We are independent & ad-supported. We may earn a commission for purchases made through our links.
Advertiser Disclosure
Our website is an independent, advertising-supported platform. We provide our content free of charge to our readers, and to keep it that way, we rely on revenue generated through advertisements and affiliate partnerships. This means that when you click on certain links on our site and make a purchase, we may earn a commission. Learn more.
How We Make Money
We sustain our operations through affiliate commissions and advertising. If you click on an affiliate link and make a purchase, we may receive a commission from the merchant at no additional cost to you. We also display advertisements on our website, which help generate revenue to support our work and keep our content free for readers. Our editorial team operates independently of our advertising and affiliate partnerships to ensure that our content remains unbiased and focused on providing you with the best information and recommendations based on thorough research and honest evaluations. To remain transparent, we’ve provided a list of our current affiliate partners here.

What Is Ureteral Reimplantation?

Andrew Kirmayer
Updated Mar 03, 2024
Our promise to you
The Health Board is dedicated to creating trustworthy, high-quality content that always prioritizes transparency, integrity, and inclusivity above all else. Our ensure that our content creation and review process includes rigorous fact-checking, evidence-based, and continual updates to ensure accuracy and reliability.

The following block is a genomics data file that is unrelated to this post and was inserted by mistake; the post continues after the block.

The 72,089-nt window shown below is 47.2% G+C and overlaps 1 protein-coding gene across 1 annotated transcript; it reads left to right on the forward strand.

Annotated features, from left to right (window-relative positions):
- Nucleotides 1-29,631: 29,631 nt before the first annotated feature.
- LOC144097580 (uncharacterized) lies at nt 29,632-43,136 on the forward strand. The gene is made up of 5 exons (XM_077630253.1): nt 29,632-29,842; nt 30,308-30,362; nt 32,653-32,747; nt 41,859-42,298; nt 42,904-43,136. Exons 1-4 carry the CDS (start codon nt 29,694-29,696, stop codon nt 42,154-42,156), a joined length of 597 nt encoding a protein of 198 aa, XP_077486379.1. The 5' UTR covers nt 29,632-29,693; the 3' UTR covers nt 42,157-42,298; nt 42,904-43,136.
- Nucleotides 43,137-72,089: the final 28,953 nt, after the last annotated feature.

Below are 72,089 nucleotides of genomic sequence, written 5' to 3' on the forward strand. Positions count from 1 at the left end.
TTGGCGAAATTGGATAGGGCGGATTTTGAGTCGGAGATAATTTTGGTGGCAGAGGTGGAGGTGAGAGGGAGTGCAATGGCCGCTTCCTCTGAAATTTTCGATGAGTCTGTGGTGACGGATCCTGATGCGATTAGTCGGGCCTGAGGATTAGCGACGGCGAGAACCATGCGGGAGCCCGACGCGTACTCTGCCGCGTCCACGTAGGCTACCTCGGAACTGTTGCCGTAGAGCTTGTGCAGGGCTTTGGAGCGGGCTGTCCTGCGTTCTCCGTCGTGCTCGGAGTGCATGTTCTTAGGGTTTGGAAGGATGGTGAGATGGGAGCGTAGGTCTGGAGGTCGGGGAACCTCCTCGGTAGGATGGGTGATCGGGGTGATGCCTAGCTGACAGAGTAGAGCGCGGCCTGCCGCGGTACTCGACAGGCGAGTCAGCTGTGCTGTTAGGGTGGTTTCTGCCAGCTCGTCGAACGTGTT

Our Promise to you

Founded in 2002, our company has been a trusted resource for readers seeking informative and engaging content. Our dedication to quality remains unwavering—and will never change. We follow a strict editorial policy, ensuring that our content is authored by highly qualified professionals and edited by subject matter experts. This guarantees that everything we publish is objective, accurate, and trustworthy.

Over the years, we've refined our approach to cover a wide range of topics, providing readers with reliable and practical advice to enhance their knowledge and skills. That's why millions of readers turn to us each year. Join us in celebrating the joy of learning, guided by standards you can trust.

Editorial Standards

At The Health Board, we are committed to creating content that you can trust. Our editorial process is designed to ensure that every piece of content we publish is accurate, reliable, and informative.

Our team of experienced writers and editors follows a strict set of guidelines to ensure the highest quality content. We conduct thorough research, fact-check all information, and rely on credible sources to back up our claims. Our content is reviewed by subject-matter experts to ensure accuracy and clarity.

We believe in transparency and maintain editorial independence from our advertisers. Our team does not receive direct compensation from advertisers, allowing us to create unbiased content that prioritizes your interests.

Ureteral reimplantation is a surgery in which the ureter, the tube that normally connects the kidney to the bladder, is moved to a different part of the organ. It is often performed to prevent urine from backing up to the kidneys, a condition called ureteral reflux. The surgery usually involves disconnecting the ureter and connecting to the muscle on another part of the bladder. Operations are typically performed on young children with frequent urinary tract infections, before any kidney damage has occurred.